I see you are located in Gaithersburg, MD, so if your first home is located in Maryland where I am licensed as an attorney, then I would respond that it depends on how the lender handles the foreclosure process. If the lender for your house in Maryland obtains a judgment against you for money (a deficiency judgment), then that lender can go after your assets where ever they may be located, even if they are located in another state such as Indiana. However, if the lender of your short sale house in MD only forecloses on your house, and takes only the house, but does not also obtain a judgment for money against you, then that lender will have no right pursuing your assets anywhere, including your house in Indiana. So the answer really depends on how the lender forecloses on your MD house. If your short sale house is not located in Maryland then you should consult an attorney licensed in the state where your short sale home is located.
This answer is GENERAL INFORMATION ONLY and does NOT constitute Legal Advice and does NOT establish an Attorney/Client Relationship because you have not provided me with a COMPLETE set of the FACTS, and therefore my answer cannot address your specific situation. I am an attorney licensed in Maryland and California. A Consultation, Retainer and a fully signed and dated Legal Services Agreement (a contract) will be required if you would like to obtain my representation. Office: (410) 381-1656. David Mahood, Esq.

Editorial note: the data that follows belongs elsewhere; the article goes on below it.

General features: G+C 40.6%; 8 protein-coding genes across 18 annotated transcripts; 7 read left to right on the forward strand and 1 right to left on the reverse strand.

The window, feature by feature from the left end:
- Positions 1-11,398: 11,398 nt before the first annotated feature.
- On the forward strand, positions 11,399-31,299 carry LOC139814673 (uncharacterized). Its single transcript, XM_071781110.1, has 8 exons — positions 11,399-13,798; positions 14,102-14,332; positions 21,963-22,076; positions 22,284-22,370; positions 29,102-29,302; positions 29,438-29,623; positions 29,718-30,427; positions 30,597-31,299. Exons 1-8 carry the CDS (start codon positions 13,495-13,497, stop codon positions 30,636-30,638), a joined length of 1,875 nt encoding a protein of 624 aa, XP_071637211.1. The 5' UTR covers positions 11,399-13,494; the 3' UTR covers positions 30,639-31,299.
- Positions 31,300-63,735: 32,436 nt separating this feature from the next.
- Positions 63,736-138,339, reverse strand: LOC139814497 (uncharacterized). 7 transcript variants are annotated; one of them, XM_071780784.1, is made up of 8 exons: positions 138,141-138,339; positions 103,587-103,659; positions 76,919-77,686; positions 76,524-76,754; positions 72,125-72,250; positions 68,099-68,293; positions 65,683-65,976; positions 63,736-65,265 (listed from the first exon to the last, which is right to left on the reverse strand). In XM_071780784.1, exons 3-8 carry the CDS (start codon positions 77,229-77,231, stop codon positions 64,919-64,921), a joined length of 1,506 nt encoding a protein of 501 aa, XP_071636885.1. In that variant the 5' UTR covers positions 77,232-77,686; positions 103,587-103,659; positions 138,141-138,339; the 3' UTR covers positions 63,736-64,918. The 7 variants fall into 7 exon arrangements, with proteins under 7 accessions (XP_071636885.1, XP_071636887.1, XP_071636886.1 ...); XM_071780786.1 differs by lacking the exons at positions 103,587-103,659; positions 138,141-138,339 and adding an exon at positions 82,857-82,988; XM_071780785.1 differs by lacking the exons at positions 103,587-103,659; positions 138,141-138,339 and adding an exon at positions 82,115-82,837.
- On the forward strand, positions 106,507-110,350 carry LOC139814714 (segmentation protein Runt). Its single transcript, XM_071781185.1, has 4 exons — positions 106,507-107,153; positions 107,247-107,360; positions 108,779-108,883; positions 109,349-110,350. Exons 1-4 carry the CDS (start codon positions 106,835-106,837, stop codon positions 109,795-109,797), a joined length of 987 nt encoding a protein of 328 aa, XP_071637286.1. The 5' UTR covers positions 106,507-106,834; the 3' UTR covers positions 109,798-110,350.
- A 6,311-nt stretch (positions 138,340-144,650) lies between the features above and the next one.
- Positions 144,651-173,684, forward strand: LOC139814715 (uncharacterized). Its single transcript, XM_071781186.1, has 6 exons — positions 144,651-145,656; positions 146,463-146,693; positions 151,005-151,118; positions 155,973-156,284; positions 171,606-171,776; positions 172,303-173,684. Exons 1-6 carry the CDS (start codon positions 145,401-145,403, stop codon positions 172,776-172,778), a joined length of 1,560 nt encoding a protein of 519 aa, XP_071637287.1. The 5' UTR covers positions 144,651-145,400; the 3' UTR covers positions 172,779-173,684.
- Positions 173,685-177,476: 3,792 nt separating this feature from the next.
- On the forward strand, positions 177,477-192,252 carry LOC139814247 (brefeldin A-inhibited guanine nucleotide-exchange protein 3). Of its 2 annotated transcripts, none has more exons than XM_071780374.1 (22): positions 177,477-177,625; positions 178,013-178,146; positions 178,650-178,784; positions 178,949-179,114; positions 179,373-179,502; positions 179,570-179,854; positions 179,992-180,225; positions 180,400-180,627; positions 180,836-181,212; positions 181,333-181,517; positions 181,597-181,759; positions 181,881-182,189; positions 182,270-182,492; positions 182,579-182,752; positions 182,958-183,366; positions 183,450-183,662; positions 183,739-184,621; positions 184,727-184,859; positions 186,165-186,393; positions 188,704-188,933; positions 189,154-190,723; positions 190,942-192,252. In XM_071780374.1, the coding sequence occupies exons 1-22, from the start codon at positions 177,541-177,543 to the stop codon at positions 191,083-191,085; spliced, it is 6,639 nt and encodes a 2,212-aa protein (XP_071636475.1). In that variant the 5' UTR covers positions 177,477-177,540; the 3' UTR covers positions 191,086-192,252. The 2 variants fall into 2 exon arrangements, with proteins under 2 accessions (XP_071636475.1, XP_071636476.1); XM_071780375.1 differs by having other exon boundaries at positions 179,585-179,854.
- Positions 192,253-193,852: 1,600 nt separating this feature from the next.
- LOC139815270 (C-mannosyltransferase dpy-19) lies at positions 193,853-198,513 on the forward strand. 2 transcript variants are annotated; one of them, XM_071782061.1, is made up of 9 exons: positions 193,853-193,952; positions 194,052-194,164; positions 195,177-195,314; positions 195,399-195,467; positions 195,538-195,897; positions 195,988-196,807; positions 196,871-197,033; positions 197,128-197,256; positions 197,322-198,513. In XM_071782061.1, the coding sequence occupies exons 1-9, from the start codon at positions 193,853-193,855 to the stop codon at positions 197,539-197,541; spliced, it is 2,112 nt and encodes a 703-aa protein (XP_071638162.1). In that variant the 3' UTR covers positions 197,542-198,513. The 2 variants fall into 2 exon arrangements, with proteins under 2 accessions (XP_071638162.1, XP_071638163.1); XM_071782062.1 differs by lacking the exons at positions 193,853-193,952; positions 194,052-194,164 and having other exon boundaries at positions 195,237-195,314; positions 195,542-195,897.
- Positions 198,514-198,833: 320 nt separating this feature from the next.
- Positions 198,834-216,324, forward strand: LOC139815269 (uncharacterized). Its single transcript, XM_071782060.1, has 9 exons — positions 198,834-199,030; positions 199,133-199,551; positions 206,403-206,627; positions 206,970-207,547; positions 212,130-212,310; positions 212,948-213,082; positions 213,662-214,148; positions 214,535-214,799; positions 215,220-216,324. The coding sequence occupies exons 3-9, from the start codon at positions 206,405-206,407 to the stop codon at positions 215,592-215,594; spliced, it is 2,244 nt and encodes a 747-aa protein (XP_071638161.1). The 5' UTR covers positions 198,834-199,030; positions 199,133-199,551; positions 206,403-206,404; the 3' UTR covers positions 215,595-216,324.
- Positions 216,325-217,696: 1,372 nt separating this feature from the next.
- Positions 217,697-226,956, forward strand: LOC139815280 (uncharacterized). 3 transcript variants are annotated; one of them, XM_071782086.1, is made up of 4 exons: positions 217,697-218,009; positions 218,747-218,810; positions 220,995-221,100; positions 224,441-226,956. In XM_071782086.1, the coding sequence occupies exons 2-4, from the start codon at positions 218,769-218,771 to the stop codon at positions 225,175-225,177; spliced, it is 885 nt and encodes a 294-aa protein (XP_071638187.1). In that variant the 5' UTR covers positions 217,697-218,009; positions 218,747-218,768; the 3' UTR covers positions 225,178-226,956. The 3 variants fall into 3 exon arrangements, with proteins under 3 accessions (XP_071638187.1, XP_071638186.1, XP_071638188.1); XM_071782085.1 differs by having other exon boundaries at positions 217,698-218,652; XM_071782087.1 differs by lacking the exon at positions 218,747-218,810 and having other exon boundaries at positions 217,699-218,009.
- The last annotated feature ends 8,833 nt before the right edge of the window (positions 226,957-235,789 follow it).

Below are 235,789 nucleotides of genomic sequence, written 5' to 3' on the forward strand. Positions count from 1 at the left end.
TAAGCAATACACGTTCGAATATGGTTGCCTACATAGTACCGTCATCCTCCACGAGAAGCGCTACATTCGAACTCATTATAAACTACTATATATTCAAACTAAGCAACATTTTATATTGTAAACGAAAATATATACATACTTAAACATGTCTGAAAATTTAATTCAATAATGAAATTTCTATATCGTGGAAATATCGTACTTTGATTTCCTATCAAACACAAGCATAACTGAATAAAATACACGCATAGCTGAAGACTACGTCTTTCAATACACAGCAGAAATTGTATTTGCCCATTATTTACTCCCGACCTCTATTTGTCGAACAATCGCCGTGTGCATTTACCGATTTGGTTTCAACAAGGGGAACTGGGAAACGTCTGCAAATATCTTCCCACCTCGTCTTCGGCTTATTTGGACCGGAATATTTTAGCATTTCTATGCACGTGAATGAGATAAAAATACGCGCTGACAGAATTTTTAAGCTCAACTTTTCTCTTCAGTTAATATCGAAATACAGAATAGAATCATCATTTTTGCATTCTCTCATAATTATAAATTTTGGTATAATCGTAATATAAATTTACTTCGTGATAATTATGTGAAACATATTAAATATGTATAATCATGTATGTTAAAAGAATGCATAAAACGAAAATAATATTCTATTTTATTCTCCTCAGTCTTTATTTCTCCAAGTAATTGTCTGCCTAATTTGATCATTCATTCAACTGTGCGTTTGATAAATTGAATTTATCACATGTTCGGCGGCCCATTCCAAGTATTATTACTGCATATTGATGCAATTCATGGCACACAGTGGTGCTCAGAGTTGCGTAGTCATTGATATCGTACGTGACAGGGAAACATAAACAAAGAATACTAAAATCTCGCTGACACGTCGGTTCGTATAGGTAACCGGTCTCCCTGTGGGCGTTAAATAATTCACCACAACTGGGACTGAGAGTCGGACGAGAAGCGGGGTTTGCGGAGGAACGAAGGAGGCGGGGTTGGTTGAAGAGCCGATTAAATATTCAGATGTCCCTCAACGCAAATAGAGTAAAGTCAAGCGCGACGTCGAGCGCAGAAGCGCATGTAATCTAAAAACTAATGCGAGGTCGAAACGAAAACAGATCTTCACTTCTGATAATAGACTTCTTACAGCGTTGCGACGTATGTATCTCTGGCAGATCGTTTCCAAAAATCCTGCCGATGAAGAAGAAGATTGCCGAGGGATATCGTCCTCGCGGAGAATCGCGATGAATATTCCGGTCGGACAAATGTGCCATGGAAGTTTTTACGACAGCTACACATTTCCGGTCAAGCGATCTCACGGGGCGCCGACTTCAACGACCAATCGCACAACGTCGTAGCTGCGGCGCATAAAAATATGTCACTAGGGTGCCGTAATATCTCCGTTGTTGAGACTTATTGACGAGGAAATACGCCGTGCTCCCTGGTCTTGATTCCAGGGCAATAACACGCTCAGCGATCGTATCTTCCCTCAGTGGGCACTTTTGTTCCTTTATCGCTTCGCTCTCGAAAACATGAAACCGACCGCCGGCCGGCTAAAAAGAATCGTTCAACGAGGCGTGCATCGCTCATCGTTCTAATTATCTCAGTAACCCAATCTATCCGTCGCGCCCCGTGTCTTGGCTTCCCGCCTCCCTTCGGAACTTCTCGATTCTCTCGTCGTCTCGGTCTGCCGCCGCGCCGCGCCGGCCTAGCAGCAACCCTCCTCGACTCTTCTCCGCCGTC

I would add that you can try and negotiate with the lender to forgive any deficiency before the short sale and obtain that in writing.
Legal disclaimer: Mr. Tabaku may be reached at (240) 750-4663 or firstname.lastname@example.org. Mr. Tabaku is an attorney licensed in the state of Maryland. This answer is for general information only based upon the facts stated in the question and does not create an attorney client relationship between Mr. Tabaku or Tabaku Law Firm, LLC and any person. You should schedule a consultation with an attorney to discuss the specifics of your legal issues.
Going through a short sale on the first may allow you to keep the second home - because you may be able to negotiate forgiveness of the remaining debt on the first house, or something else that will avoid the lender obtaining a judgment against you. If they pursue a judgment, they can attache it to your second.